* Spanning Trees: Algorithms and Applications
_
Planar Graphs
Say you have three houses, each of which must be hooked up to three utilities:
One way to represent this is
Maggie Johnson
CS103B
Handout #20
Graph Coloring
Key Topics:
* Introduction
* Coloring Algorithms
* Multicolorings
* Coloring of Planar Graphs
_
Introduction
What is the smallest number of colors (patterns) necessary to paint the map above so that
no two
Maggie Johnson
CS103B
Handout #21
Graph Applications
Key Topics:
* Deadlock Detection
* Cliques
* Orientation & Connected Components
* The Chinese Postman Problem
* Instant Insanity
Deadlock Detection
Deadlock: Waiting for an event that will never happen.
Maggie Johnson
CS103B
Handout #22
Languages & Regular Expressions
Key Topics
* Theory of Formal Languages
* Some Definitions
* Regular Expressions
* Inductions in Formal Languages
* Other Proofs for Regular Expressions
_
Theory of Formal Languages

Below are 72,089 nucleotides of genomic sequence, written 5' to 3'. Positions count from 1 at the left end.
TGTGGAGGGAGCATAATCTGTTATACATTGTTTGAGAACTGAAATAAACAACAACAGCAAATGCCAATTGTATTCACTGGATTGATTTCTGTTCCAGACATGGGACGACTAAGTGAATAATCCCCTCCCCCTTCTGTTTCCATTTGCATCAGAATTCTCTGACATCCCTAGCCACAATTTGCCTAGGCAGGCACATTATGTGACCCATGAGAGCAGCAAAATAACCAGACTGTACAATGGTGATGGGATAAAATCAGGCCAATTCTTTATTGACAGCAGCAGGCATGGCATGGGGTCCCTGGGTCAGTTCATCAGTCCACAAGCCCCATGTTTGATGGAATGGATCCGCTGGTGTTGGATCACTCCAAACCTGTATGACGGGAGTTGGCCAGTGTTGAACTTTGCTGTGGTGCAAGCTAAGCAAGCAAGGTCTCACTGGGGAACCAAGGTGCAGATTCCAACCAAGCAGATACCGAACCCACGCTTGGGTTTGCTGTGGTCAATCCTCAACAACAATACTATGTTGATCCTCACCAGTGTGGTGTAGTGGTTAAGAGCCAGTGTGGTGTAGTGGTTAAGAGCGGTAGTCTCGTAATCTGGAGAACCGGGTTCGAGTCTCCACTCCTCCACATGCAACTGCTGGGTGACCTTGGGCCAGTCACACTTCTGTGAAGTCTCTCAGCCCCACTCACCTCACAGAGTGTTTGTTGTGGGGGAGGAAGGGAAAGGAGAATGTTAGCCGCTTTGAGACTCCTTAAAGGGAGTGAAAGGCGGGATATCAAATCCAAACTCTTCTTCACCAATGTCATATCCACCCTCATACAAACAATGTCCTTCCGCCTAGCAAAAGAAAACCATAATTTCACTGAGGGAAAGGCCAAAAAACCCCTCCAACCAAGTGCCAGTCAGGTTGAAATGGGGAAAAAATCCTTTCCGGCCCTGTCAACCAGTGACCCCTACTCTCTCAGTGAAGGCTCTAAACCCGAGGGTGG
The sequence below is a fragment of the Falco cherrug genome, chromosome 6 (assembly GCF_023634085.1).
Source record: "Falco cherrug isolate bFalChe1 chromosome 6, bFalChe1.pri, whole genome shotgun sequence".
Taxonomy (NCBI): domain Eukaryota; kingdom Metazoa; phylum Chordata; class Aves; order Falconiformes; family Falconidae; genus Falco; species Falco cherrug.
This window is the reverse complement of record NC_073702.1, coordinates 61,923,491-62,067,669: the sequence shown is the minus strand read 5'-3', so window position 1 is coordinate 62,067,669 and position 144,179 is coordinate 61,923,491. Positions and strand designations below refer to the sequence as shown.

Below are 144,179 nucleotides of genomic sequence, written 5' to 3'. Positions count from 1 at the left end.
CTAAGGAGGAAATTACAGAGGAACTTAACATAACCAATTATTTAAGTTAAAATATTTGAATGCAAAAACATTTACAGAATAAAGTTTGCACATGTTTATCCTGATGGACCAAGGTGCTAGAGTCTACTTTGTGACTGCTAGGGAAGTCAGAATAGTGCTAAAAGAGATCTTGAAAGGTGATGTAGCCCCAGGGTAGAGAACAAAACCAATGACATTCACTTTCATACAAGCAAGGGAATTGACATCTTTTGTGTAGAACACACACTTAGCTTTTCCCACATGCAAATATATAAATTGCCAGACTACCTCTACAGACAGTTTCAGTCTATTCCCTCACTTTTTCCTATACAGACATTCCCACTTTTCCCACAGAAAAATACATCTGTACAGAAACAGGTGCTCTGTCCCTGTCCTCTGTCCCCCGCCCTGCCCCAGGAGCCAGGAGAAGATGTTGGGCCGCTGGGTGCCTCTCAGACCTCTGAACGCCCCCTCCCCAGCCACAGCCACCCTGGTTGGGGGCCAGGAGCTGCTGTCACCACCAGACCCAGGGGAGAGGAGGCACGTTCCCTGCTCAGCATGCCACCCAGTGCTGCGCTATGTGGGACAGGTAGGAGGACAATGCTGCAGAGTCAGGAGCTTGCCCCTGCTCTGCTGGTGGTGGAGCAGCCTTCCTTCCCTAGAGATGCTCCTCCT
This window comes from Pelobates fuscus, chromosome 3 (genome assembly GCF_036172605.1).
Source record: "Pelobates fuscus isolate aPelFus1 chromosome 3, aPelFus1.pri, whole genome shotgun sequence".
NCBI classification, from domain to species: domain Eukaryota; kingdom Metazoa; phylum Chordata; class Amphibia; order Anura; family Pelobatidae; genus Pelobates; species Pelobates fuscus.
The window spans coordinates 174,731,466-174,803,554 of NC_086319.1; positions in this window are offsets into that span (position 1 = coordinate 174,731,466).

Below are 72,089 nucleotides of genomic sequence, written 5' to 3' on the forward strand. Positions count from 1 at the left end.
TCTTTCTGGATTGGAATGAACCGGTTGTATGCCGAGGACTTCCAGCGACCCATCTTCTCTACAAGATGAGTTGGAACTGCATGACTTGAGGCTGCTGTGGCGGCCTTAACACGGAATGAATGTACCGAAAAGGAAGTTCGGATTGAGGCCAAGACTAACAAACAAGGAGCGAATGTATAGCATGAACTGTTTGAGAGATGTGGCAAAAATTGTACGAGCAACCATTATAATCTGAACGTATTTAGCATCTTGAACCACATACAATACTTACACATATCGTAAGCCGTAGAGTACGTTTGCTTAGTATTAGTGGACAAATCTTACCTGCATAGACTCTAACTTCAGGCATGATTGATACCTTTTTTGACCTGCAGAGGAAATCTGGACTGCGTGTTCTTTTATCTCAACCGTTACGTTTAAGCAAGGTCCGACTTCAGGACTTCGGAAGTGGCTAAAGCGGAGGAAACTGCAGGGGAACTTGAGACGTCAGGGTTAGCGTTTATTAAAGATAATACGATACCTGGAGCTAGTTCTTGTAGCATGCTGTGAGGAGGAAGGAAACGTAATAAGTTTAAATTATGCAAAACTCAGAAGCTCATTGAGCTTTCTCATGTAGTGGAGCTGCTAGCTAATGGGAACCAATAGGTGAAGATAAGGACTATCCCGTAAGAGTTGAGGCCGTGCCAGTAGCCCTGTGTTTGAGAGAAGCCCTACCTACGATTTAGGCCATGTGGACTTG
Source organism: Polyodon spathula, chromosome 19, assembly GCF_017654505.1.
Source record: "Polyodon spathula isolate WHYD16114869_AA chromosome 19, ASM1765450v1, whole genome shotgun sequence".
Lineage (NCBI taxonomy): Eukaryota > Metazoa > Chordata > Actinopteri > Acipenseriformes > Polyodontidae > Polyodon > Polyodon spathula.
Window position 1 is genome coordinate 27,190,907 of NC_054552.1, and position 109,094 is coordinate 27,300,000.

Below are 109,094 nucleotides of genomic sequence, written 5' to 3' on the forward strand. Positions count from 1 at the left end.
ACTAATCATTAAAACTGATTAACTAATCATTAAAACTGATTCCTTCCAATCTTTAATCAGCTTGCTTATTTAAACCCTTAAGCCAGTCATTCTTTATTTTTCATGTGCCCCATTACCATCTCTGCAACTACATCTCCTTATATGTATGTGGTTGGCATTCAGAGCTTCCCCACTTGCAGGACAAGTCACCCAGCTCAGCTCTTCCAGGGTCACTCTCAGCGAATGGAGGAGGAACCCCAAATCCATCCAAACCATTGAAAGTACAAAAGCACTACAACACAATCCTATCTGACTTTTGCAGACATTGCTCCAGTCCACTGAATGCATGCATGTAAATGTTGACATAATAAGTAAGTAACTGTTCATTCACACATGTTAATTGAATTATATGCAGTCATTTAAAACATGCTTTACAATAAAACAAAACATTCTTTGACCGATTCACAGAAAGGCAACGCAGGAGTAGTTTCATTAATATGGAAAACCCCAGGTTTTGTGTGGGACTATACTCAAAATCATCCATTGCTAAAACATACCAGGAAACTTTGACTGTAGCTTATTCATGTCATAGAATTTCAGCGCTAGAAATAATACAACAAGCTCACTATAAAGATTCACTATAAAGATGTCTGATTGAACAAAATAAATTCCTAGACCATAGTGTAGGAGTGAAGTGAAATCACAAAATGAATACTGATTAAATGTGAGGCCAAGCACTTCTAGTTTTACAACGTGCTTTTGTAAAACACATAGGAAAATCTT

In the
Maggie Johnson
CS103B
Handout #24
Finite Automata
Key Topics
Some Regular Expression Practice
Introduction
Finite Automata
Non-deterministic Finite Automata
_
Some Regular Expression Practice
Define a regular expression for cfw_ , aa, ba, aaaa, aaba, baba
Maggie Johnson
Handout #25
CS103B
Context-Free Grammars
Key Topics
* Introduction
* Context Free Grammars
* Parse Trees
_
Thanks to Mehran Sahami for portions of this handout
Introduction
As you may know, the earliest programs were written in either machi
Maggie Johnson
CS103B
Handout #8
Infinite Sets and Countability
Key topics:
* Infinite Sets
* Diagonalization
* Russell's Paradox
* The Beginnings of Theoretical Computer Science
Infinite Sets
In a finite set, we can always designate one element as the fi
Maggie Johnson
Handout #6
CS103B
Sets
Key topics:
Introduction and Definitions
Set Operations
Set Identities
Cartesian Product
Proofs about Sets
Set Applications
The first major abstraction that we will consider is a set. Sets are the most basic of mathem
P(n): Every planar graph is 5-colorable.
Base case
Inductive hypothesis
Proof:
Let G be a planar graph with n+1 vertices. We know that G
contains a vertex v whose degree is at most 5. The graph G
v is a planar graph with n vertices and is covered by the
Mehran Sahami CS103B
Handout #3 January 7, 2009
Functions, Functions. Everywhere!
Thanks to Maggie Johnson for some portions of this handout.